In your space: DDB leaves the stuffy boardroom

  • In Your Space
  • May 26, 2014
  • Damien Venuto
In your space: DDB leaves the stuffy boardroom

At the end of 2012, in an effort to step out of the stuffy boardroom atmosphere that typifies the rigid corporate world, DDB's management team instructed the agency's then in-house interior designer Campbell Johnson (now owner of Campbell Johnson Design) to renovate the Auckland offices and make the space more inviting to visitors.

According to Johnson, the renewal of DDB’s lease at the premises served as impetus for the team to make some changes.

“I had a team of two to three freelancers assisting me in the project, in particular Fiona Buchanan (a very talented interior designer) was a key force in helping me eventuate the design,” says Johnson.

A key tenet of any creative exploit lies in the ability to show rather than tell, and Johnson says that this was clear a motivation underpinning the redesign of the building.

“We wanted a space where clients could think more freely. It had to be different from the old boardroom feel that was stuffy and contained,” says the designer.

Nowhere is this liberal design approach more evident than on the creative floor, where you are greeted by a museum-inspired theme upon exiting the elevator.

“[Fiona and I] looked at the evolution of an idea and used the skeletal forms to give a literal interpretation of an idea evolving over time. The foyer space really celebrates the explosion of an idea as you exit the elevator, and this is then filtered throughout the floor, but obviously not as prominently,” says Johnson.    

“As an advertising agency, DDB sees itself as being dynamic and the team wanted to show this quality off in the design of the office space,” says Johnson. “What you now have is freedom of form, freedom of colour and freedom of nature.”

But while the creative aspect was important, it was also essential for the office space to retain its functionality and not impede those that were at work inside.  And for this reason, Johnson explains that the creative elements in the design of the space serve to complement the utility of the office.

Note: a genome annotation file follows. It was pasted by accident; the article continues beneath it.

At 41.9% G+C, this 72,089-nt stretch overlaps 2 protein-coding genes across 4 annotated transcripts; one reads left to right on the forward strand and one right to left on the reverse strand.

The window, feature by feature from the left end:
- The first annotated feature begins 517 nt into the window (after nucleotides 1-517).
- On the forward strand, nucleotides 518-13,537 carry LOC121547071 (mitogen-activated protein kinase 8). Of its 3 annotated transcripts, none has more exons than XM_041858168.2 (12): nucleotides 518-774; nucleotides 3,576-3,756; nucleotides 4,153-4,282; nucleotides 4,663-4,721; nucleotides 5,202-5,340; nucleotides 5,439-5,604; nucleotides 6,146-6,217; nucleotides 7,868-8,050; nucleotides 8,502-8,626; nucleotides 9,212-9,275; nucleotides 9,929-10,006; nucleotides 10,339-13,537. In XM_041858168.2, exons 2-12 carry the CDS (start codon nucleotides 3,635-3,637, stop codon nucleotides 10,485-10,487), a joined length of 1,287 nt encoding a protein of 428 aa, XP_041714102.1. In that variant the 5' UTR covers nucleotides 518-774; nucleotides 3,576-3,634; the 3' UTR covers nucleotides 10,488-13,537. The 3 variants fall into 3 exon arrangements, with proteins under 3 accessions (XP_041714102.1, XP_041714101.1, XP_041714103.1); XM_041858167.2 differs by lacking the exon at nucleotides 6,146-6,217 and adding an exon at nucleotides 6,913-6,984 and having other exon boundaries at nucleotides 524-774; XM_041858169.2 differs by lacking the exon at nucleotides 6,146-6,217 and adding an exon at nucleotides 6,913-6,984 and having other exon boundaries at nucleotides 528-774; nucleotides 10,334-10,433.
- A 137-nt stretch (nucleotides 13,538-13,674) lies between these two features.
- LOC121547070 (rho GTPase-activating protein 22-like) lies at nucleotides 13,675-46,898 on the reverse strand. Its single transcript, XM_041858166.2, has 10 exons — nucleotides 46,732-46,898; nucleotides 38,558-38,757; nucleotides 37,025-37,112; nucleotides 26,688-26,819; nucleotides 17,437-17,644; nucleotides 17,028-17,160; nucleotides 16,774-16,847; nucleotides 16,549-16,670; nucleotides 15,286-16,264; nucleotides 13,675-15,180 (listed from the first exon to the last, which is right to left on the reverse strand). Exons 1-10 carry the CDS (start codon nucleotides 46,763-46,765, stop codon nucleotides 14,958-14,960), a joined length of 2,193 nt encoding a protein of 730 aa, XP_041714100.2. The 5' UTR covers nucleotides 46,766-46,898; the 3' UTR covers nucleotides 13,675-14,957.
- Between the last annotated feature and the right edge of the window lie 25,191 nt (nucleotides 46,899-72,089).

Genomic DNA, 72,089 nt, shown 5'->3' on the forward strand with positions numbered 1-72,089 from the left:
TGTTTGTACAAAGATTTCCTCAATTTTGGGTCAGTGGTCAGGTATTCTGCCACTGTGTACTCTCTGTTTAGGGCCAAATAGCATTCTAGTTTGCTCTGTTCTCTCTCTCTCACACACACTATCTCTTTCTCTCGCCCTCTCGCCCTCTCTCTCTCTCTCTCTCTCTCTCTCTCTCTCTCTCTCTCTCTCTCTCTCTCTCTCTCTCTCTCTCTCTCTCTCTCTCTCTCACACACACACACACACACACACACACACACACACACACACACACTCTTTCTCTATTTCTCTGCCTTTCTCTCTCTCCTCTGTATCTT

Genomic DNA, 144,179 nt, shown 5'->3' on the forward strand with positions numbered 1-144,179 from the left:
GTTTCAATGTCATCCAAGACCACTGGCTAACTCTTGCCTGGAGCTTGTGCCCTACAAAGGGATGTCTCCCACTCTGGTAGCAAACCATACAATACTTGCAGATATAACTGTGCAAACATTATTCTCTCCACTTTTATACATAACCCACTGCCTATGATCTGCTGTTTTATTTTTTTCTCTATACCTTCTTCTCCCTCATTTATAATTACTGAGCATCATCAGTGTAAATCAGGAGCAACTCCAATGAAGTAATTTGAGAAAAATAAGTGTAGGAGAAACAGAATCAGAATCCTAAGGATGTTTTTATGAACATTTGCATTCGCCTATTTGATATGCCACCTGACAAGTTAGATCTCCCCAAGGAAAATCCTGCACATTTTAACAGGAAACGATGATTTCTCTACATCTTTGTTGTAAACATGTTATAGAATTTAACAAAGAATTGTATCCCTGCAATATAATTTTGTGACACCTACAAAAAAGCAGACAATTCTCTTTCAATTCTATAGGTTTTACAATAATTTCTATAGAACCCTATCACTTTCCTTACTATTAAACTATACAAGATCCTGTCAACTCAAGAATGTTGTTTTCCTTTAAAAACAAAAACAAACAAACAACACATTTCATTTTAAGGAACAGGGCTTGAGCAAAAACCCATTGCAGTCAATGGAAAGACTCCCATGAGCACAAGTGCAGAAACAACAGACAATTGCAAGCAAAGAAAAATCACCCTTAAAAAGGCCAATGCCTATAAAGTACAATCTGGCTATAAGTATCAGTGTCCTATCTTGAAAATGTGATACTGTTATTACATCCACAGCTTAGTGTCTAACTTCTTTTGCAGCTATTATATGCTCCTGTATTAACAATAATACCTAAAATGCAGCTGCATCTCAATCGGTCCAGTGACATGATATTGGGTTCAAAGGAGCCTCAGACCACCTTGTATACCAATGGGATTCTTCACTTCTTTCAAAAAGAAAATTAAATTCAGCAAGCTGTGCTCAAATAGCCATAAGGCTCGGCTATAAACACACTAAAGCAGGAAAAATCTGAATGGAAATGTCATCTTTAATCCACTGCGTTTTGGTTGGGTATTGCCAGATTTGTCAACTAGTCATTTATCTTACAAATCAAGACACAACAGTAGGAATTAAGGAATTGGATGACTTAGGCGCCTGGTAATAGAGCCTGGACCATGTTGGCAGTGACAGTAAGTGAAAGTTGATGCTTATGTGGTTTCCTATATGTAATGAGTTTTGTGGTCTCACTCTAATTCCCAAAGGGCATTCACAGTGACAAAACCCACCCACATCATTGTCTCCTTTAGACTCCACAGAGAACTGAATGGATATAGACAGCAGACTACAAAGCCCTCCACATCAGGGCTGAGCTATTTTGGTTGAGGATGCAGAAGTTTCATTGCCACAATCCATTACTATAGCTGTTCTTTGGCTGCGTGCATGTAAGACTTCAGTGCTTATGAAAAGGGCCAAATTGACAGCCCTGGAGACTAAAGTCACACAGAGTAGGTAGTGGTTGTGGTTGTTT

This strategy is clearly evidenced in the placement of a separate brainstorming room—complete with three beanbags, a bright green carpet and a quirky illustration on the wall—alongside a more traditional open-plan office.

However, DDB’s Auckland abode is not unique when it comes to quirkiness. As company owners start to see value in engaging with customers on a more personal level, it’s becoming increasingly common to see businesses adopt a more creative approach when it comes to office design.

ASB’s recent office upgrade is a prime example of this and shows that even industries traditionally considered rigid and conservative are starting to embrace more free-flowing, open-plan office spaces conducive to collaboration not only between the business and clients but also between employees.

 In an effort to increase the sociability of the office space, Johnson says he made the controversial design decision of shifting all the coffee machines to the seventh level, where a common floor was established.

“Previously, the behaviour of the staff was very floor-centric in the sense that people stuck to their specific floors and didn’t mingle on other levels. We decided to change this.”

While Johnson admits that there was a risk of mutinous uprising due to this move, he says that the team eventually warmed to the idea and he also claims that none of the coffee machines have been move back down to the other floors thus far.

But the relocation of the caffeine fountains wasn’t the only logistical challenge that Johnson had to overcome when effecting the changes. Because the entire team was still working while the renovation was taking place, he also had shift bodies up and down the floors.

“It was a big challenge, logistically. We periodically shifted people onto other floors, forcing them to work in smaller spaces. Everyone was pretty outstanding. They all adapted to working in the smaller space pretty quickly and just got on with it.”

He also says that budget constraints meant that they had to improvise in some instances to ensure that a theme was still integrated into certain spaces.

“We initially wanted to create a living wall at the café, but budget constraints meant that we had to find and alternative solution. So instead of using real plants, we used a graphic instead. I think that this really stands as testament to how talented my team was. They took the creative idea and brought it to life within the budget.”

Staying within the budget was also made a bit easier because Johnson could rely on the illustration skills of in-house creative talent Toby Morris who did the artwork for the graphics that now adorn the walls of the office space.   


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Whittaker's divides the court of public opinion – but all for a good cause

  • Advertising
  • February 22, 2019
  • Caitlin Salter
Whittaker's divides the court of public opinion – but all for a good cause

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